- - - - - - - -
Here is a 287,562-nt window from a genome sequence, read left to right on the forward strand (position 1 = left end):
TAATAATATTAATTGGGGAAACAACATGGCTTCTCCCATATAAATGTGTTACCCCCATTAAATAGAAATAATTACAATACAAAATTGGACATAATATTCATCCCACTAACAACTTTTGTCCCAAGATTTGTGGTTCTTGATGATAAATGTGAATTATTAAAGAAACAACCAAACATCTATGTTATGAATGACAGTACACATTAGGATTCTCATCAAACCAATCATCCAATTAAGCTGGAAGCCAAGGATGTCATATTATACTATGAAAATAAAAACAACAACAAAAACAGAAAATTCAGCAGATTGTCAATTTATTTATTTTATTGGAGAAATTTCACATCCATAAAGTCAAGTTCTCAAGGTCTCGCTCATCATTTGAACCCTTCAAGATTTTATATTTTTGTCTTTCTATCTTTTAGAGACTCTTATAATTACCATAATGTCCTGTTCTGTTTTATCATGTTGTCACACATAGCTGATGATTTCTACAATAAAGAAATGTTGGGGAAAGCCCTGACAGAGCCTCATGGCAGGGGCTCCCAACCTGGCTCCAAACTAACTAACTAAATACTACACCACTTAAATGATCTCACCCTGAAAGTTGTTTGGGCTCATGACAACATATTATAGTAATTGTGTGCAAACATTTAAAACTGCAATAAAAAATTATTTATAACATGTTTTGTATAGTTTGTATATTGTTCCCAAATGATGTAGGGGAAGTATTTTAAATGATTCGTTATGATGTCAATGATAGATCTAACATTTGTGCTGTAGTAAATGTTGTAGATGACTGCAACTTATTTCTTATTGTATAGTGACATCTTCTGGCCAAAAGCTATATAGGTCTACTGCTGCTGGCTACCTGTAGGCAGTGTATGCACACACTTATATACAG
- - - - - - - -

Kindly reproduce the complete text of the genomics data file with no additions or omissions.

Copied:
Here is a 287,562-nt window from a genome sequence, read left to right on the forward strand (position 1 = left end):
TAATAATATTAATTGGGGAAACAACATGGCTTCTCCCATATAAATGTGTTACCCCCATTAAATAGAAATAATTACAATACAAAATTGGACATAATATTCATCCCACTAACAACTTTTGTCCCAAGATTTGTGGTTCTTGATGATAAATGTGAATTATTAAAGAAACAACCAAACATCTATGTTATGAATGACAGTACACATTAGGATTCTCATCAAACCAATCATCCAATTAAGCTGGAAGCCAAGGATGTCATATTATACTATGAAAATAAAAACAACAACAAAAACAGAAAATTCAGCAGATTGTCAATTTATTTATTTTATTGGAGAAATTTCACATCCATAAAGTCAAGTTCTCAAGGTCTCGCTCATCATTTGAACCCTTCAAGATTTTATATTTTTGTCTTTCTATCTTTTAGAGACTCTTATAATTACCATAATGTCCTGTTCTGTTTTATCATGTTGTCACACATAGCTGATGATTTCTACAATAAAGAAATGTTGGGGAAAGCCCTGACAGAGCCTCATGGCAGGGGCTCCCAACCTGGCTCCAAACTAACTAACTAAATACTACACCACTTAAATGATCTCACCCTGAAAGTTGTTTGGGCTCATGACAACATATTATAGTAATTGTGTGCAAACATTTAAAACTGCAATAAAAAATTATTTATAACATGTTTTGTATAGTTTGTATATTGTTCCCAAATGATGTAGGGGAAGTATTTTAAATGATTCGTTATGATGTCAATGATAGATCTAACATTTGTGCTGTAGTAAATGTTGTAGATGACTGCAACTTATTTCTTATTGTATAGTGACATCTTCTGGCCAAAAGCTATATAGGTCTACTGCTGCTGGCTACCTGTAGGCAGTGTATGCACACACTTATATACAG